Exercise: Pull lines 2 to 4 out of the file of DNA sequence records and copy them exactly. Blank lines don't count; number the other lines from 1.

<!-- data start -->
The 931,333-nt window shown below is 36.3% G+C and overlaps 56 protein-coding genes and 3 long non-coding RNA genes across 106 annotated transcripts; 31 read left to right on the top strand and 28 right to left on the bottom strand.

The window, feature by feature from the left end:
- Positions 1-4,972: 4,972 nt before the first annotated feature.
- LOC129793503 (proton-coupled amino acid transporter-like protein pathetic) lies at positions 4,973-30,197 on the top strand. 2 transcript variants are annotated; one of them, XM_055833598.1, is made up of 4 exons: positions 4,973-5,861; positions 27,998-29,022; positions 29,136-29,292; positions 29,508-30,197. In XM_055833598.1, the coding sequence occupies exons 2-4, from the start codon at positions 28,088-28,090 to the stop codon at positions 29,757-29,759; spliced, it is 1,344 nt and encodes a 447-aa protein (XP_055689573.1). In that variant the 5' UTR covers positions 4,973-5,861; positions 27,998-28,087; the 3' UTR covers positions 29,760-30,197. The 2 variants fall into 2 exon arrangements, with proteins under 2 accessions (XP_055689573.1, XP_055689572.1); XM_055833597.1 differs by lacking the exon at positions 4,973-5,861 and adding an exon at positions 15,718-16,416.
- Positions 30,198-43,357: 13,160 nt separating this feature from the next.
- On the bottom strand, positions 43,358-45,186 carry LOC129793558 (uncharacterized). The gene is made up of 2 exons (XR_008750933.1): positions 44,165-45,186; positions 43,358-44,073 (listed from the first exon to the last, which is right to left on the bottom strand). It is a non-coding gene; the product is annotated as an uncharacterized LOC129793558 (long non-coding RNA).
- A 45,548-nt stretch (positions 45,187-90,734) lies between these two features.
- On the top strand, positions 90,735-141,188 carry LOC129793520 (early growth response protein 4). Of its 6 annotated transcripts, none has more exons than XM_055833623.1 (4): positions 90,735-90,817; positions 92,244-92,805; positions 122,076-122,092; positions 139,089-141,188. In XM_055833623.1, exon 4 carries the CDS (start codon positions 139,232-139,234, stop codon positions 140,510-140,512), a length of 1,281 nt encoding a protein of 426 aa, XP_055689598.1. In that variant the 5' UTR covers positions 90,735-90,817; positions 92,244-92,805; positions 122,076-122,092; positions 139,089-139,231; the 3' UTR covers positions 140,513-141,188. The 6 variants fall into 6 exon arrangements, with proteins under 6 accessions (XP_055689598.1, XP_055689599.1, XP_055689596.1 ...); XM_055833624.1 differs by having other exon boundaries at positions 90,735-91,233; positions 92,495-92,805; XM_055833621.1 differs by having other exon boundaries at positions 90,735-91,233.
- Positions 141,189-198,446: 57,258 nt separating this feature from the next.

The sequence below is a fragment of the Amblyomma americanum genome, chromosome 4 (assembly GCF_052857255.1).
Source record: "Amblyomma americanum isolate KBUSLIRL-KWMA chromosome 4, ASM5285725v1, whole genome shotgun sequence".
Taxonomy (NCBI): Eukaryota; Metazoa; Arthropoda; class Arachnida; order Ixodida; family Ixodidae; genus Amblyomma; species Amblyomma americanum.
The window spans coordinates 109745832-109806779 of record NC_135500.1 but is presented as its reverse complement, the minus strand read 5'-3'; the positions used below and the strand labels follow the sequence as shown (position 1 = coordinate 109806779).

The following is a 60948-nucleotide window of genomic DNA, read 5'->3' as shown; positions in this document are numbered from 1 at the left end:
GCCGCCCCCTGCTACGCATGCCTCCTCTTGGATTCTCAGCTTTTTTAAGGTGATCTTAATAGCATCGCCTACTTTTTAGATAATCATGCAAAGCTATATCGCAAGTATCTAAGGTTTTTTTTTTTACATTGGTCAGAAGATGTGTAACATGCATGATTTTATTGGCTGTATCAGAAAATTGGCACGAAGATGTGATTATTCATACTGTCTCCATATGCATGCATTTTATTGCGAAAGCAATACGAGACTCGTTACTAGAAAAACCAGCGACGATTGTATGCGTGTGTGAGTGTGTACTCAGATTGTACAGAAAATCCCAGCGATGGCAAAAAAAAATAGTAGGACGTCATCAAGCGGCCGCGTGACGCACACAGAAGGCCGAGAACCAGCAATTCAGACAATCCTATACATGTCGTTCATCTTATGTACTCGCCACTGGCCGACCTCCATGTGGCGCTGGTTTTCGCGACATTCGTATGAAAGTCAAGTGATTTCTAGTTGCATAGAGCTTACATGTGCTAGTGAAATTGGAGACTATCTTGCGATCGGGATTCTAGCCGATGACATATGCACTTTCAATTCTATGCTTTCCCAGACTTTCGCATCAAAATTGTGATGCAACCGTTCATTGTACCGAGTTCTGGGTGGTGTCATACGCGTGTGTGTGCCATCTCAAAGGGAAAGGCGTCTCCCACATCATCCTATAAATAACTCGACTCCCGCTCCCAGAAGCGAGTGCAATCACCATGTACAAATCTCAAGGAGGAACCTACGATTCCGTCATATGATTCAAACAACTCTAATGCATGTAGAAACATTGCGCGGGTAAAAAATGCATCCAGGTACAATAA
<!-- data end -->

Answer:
The window, feature by feature from the left end:
- Positions 1-4,972: 4,972 nt before the first annotated feature.
- LOC129793503 (proton-coupled amino acid transporter-like protein pathetic) lies at positions 4,973-30,197 on the top strand. 2 transcript variants are annotated; one of them, XM_055833598.1, is made up of 4 exons: positions 4,973-5,861; positions 27,998-29,022; positions 29,136-29,292; positions 29,508-30,197. In XM_055833598.1, the coding sequence occupies exons 2-4, from the start codon at positions 28,088-28,090 to the stop codon at positions 29,757-29,759; spliced, it is 1,344 nt and encodes a 447-aa protein (XP_055689573.1). In that variant the 5' UTR covers positions 4,973-5,861; positions 27,998-28,087; the 3' UTR covers positions 29,760-30,197. The 2 variants fall into 2 exon arrangements, with proteins under 2 accessions (XP_055689573.1, XP_055689572.1); XM_055833597.1 differs by lacking the exon at positions 4,973-5,861 and adding an exon at positions 15,718-16,416.